The Emergence Of Spoken Language

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The emergence of Spoken Language

“Language shapes the way we think, and determines what we can think about,” says Benjamin Lee Whorf. Indeed, the significance of language in most societies regardless of the language. Communication has become an essential part of people’s daily lives. However, have you ever asked yourself how the early hominids or our early ancestors were communicating? Did they even have a language? Scholars have tried to come up with different theories about how the first spoken language emerged. It is impossible to imagine a cultural occurrence that is more significant than the emergence of language. It is like ignoring the Age of Enlightenment, which is the period when cultural and social changes occurred emphasizing
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The evidence conclusively implies that humans were created with the unique ability to employ speech for communication.
An article written by Lemonick (1994:80-87) in Time magazine titled How man began states, “No single, essential difference separates human beings from other animals.” Most scientific scholars acknowledge that communication by speech is exclusively a human ability. Therefore, it is one of the ability that is often used as the unique, and most important, dividing line between humans and animals. In his book, Eve Spoke, Philip Lieberman (1998:5) claims, ” Speech is so essential to our concept of intelligence that its possession is virtually equated with being human. Animals who talk are human, because what sets us apart from other animals is the gift of speech.”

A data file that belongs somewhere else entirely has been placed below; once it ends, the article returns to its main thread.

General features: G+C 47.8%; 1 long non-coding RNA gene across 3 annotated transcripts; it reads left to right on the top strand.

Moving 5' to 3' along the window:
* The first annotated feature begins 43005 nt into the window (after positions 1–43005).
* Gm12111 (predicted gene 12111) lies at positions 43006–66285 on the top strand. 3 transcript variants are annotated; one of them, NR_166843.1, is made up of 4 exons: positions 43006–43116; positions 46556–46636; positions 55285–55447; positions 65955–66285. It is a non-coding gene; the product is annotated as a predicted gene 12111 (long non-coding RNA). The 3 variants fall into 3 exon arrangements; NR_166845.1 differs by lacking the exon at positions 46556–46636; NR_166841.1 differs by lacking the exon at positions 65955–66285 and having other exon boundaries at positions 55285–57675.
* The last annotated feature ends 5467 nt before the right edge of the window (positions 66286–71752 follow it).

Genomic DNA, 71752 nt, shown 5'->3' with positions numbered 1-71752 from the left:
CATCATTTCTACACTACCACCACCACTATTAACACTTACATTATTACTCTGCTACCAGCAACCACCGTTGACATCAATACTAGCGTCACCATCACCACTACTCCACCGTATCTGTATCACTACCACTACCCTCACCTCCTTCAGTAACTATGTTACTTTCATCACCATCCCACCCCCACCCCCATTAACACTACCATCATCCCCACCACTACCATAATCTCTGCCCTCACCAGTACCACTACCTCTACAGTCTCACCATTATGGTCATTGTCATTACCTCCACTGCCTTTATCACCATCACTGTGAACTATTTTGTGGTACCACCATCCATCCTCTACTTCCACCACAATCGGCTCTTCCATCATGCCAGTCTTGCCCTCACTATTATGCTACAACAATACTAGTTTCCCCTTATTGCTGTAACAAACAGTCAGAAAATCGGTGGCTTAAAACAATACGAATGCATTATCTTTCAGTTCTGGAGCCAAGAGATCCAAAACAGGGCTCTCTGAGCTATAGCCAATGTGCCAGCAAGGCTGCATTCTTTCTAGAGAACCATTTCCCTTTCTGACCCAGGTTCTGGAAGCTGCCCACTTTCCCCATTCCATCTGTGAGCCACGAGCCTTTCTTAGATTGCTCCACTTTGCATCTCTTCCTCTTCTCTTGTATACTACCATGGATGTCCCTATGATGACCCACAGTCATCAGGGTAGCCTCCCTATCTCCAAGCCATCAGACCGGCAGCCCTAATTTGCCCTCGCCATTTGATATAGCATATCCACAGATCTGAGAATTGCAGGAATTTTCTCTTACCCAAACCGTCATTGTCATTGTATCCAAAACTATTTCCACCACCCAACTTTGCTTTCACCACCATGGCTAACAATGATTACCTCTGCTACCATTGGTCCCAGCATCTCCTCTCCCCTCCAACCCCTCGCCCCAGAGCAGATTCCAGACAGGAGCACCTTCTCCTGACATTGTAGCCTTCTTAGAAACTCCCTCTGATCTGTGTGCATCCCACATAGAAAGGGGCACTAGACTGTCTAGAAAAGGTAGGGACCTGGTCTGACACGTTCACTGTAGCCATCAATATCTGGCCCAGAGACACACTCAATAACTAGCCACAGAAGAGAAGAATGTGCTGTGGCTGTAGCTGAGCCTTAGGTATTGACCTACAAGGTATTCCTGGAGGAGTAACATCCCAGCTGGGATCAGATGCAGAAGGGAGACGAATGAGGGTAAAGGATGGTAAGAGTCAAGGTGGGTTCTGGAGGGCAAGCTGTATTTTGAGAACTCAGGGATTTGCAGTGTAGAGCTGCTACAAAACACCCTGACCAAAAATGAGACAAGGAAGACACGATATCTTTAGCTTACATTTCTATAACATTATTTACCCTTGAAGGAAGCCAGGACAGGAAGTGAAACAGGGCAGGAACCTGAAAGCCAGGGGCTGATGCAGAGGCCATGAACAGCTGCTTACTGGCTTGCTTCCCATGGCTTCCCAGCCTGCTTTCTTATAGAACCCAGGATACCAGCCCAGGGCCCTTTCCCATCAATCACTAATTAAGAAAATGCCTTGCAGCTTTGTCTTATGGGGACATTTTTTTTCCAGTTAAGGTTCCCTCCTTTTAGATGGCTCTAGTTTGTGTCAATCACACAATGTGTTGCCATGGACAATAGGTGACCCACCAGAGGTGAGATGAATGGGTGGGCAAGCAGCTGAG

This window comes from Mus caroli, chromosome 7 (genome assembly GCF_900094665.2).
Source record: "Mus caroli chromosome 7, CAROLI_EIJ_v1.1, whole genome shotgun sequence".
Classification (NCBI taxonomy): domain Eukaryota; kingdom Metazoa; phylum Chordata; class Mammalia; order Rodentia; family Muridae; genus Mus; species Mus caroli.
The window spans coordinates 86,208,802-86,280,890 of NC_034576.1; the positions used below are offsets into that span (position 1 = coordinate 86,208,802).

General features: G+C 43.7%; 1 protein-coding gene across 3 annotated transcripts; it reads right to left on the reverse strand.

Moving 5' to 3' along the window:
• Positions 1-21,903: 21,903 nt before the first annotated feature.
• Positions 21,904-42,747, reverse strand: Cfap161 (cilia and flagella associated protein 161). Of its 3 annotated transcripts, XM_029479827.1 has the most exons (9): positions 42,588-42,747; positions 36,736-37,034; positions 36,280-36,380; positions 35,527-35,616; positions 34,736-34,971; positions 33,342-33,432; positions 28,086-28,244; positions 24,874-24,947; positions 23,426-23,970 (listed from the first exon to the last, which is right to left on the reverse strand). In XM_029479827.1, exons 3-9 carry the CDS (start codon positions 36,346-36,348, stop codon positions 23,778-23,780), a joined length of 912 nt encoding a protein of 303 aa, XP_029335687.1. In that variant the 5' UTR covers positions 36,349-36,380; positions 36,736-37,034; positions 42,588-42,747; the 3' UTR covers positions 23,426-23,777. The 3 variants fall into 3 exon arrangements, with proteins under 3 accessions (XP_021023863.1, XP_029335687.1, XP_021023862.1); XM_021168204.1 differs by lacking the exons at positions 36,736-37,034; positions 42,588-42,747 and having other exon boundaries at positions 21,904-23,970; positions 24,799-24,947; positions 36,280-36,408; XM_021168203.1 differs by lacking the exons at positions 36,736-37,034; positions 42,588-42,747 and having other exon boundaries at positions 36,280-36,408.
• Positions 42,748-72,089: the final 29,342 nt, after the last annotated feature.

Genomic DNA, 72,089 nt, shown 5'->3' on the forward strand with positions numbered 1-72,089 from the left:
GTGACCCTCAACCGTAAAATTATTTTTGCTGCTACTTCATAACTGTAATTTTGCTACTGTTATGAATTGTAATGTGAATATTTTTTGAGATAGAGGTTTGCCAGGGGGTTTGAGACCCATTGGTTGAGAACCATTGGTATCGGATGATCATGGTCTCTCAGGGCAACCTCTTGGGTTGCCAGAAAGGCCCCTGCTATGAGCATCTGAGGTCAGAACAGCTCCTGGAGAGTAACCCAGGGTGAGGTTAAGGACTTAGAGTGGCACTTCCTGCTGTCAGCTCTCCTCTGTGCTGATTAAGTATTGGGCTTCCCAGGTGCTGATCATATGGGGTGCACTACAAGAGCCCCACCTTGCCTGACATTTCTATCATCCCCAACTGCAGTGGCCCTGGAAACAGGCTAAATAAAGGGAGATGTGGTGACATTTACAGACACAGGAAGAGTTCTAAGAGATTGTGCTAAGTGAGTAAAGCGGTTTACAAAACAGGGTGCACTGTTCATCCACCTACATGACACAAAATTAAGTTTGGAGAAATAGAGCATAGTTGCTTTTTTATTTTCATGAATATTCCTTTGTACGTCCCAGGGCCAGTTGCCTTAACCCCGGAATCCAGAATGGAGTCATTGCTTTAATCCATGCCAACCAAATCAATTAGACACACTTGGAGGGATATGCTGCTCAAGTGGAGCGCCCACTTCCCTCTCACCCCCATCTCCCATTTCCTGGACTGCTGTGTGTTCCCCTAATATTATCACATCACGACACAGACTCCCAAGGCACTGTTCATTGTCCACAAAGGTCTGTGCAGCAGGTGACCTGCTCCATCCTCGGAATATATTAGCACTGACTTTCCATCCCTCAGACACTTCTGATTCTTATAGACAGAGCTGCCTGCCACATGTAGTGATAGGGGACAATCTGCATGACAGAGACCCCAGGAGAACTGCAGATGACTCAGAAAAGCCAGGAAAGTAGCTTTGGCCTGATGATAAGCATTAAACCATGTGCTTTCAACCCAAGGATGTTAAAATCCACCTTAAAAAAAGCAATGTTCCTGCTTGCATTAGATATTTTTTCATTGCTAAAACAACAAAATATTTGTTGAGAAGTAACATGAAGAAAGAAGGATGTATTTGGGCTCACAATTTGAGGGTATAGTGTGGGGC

In The Cambridge Encyclopedia of Human Evolution, three editors Jones, Martin, and Pilbeam (1999:128) agree, “There are no non-human languages” and observed, “language is an adaptation unique to humans, and yet the nature of its uniqueness and its biological basis are notoriously difficult to define.” In his book, The Symbolic Species: The Co-Evolution of Language and the Brain, Terrance Deacon (1997:25) could not agree when he writes, “In this context, then, consider the case of human language. It is one of the most distinctive behavioral adaptations on the planet. Languages evolved in only one species, in only one way, without precedent, except in the most general
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